A Simple Sitecore + Bootstrap + MVC + Solr Example Project

I recently had the need to develop an example project in Sitecore with the following requirements:

Build a mini CRM in Sitecore using MVC with the following features:
    a. A page where a user can add contact details – Name, email, phone and address
    b. A listing page with search capabilities (search by email, first name)
    c. Ability to edit and delete users
    d. A decent user interface

Soooooo, I put this project together in a hurry and demonstrated it to my client. And now that I have no need for it anymore, why not share it on the blog, right? Cut me a little slack on this one - I did the whole thing in about 4 hours, so i can't vouch for coolness or completeness.

I developed this on Sitecore 8.2 Update 2, but it should work on any Sitecore version 7.5 or later. The requirements called for search capability, so I chose to go with Solr. You could just as easily use Lucene or Azure Search or even something more sophisticated like Coveo for Sitecore if you were so inclined. I am storing the user records as bucketed items in Sitecore. The requirement for "a decent user interface" is accomplished with Bootstrap and MVC Razor views.

Prerequisites:

  1. You will need to install Sitecore
  2. You will need to install Solr
  3. You will need Visual Studio 2017 or later

Instructions:

  1. Download the full Mini CRM solution here: MiniCrm.zip (362.64 kb).
  2. Unzip the solution somewhere, and open it in Visual Studio.



  3. Restore all the Nuget packages.
  4. Add references to your Sitecore assemblies:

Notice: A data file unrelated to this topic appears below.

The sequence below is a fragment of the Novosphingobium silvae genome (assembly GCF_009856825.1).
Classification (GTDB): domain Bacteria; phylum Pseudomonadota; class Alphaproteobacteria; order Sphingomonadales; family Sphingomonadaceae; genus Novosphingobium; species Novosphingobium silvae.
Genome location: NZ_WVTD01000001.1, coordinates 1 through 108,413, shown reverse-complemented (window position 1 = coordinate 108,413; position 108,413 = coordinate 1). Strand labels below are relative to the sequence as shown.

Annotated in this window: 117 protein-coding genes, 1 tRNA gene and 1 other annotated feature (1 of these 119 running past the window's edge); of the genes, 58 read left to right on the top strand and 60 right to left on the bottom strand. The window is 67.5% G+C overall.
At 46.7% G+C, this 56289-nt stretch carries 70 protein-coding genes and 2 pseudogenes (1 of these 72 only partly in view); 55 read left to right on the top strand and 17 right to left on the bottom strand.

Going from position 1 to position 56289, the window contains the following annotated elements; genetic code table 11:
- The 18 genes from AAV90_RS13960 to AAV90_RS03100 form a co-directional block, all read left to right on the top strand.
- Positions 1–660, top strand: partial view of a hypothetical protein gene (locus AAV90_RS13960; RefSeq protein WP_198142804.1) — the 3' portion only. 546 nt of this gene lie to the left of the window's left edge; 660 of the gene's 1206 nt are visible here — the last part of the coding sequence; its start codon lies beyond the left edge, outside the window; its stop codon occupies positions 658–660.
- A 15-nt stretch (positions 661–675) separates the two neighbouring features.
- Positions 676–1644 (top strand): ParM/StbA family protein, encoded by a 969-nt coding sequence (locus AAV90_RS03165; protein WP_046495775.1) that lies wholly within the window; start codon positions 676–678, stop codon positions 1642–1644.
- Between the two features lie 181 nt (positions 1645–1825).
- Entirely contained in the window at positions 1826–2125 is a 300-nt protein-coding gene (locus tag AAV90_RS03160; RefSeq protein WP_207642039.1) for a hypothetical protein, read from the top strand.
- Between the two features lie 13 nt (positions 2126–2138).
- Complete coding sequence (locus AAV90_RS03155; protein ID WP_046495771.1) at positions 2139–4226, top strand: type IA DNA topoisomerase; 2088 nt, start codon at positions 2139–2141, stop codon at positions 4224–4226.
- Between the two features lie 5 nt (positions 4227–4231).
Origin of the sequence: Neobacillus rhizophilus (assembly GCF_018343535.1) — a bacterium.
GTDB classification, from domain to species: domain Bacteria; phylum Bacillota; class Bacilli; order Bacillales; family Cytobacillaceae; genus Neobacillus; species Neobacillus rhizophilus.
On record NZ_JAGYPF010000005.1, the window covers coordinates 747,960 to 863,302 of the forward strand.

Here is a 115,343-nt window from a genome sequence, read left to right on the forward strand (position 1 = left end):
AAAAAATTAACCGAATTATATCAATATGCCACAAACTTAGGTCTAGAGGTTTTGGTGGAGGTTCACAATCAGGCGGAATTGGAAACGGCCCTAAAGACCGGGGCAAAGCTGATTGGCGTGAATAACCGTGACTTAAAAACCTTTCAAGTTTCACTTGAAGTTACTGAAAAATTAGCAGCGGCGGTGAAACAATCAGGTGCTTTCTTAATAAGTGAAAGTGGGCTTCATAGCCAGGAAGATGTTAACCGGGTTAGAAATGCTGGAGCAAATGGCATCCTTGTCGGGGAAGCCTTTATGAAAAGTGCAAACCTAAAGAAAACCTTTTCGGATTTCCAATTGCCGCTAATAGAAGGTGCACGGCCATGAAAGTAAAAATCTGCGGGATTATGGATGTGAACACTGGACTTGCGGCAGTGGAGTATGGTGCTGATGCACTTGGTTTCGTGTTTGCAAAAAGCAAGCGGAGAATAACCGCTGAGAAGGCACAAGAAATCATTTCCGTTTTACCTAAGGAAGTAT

- Sitecore.ContentSearch.dll
    - Sitecore.ContentSearch.Linq.dll
    - Sitecore.Kernel.dll
    - Sitecore.Mvc.dll
  5. Take a look at this config file: /app_config/include/MiniCrmIndex.config. As you can see, you need to create a new Solr core named "mini_crm_index_master". Here are some tips on how to do it.
  6. Create a publish profile in Visual Studio that points to your Sitecore instance.
  7. Publish the solution. This will publish the following assets to your website (Most of these files are the ones that come with a standard Visual Studio web application):
    /App_Config/include/MiniCrmIndex.config
    /bin/MiniCrm.dll
    /content/bootstrap.css
    /content/bootstrap.min.css
    /content/site.css
    /fonts/glyphicons-halflings-regular.eot
    /fonts/glyphicons-halflings-regular.svg
    /fonts/glyphicons-halflings-regular.ttf
    /fonts/glyphicons-halflings-regular.woff
    /scripts/bootstrap.js
    /scripts/bootstrap.min.js
    /scripts/jquery-1.10.2.intellisense.js
    /scripts/jquery-1.10.2.js
    /scripts/jquery-1.10.2.min.js
    /scripts/jquery-1.10.2.min.map
    /scripts/modernizr-2.6.2.js
    /views/MiniCrm/UserEdit.cshtml
    /views/MiniCrm/UserList.cshtml
    /views/MiniCrm/web.config
    /views/shared/_Layout.cshtml
    /views/_ViewStart.cshtml



  8. Now it's time for some Sitecore work. Log in to your Sitecore as an Admin, and install this package 

    MiniCrm Sitecore Items-1.0.zip (41.30 kb). This will install the following items:

    • /sitecore/templates/User (this is the User template)
    • /sitecore/layout/Renderings/User List Rendering (this is a Controller Rendering for the user list method)
    • /sitecore/layout/Renderings/User Edit Rendering (this is a Controller Rendering for the user edit method)
    • /sitecore/layout/Renderings/User List Rendering (this is a Controller Rendering for the user delete method)
    • /sitecore/content/Users (this is the bucket folder to store User items)

  9. Next, we'll set up the presentation items. Add three new items to your content tree: "UserList", "UserEdit" and "UserDelete".
  10. Configure the presentation details for each item (here's an example for the UserList item):



  11. At this point you're ready to run your new application! Here are some screen shots:


So there you have it! I hope this example is helpful to someone out there in Sitecore land. If I had more time to work on this I certainly would have included things like unit tests, better error handling for edge cases, more functionality on the form, like sorting, etc. But this gives you the basic idea of how to do MVC in Sitecore.

Enjoy!

~David

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